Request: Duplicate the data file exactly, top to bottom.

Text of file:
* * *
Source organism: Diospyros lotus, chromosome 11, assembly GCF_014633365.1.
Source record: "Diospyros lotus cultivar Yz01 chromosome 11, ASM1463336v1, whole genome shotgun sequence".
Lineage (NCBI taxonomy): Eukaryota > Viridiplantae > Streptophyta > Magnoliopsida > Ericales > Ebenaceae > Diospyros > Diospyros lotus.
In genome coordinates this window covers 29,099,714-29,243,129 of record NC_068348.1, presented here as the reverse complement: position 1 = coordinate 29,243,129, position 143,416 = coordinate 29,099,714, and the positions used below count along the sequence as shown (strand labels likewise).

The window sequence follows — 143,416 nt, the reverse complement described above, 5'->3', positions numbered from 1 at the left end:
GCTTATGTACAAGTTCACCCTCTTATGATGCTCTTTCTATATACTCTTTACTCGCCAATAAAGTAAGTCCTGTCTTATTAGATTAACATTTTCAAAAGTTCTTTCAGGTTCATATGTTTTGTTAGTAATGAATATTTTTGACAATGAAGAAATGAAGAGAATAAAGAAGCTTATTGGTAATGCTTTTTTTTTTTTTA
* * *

Source organism: Diospyros lotus, chromosome 11, assembly GCF_014633365.1.
Source record: "Diospyros lotus cultivar Yz01 chromosome 11, ASM1463336v1, whole genome shotgun sequence".
Lineage (NCBI taxonomy): Eukaryota > Viridiplantae > Streptophyta > Magnoliopsida > Ericales > Ebenaceae > Diospyros > Diospyros lotus.
In genome coordinates this window covers 29,099,714-29,243,129 of record NC_068348.1, presented here as the reverse complement: position 1 = coordinate 29,243,129, position 143,416 = coordinate 29,099,714, and the positions used below count along the sequence as shown (strand labels likewise).

The window sequence follows — 143,416 nt, the reverse complement described above, 5'->3', positions numbered from 1 at the left end:
GCTTATGTACAAGTTCACCCTCTTATGATGCTCTTTCTATATACTCTTTACTCGCCAATAAAGTAAGTCCTGTCTTATTAGATTAACATTTTCAAAAGTTCTTTCAGGTTCATATGTTTTGTTAGTAATGAATATTTTTGACAATGAAGAAATGAAGAGAATAAAGAAGCTTATTGGTAATGCTTTTTTTTTTTTTA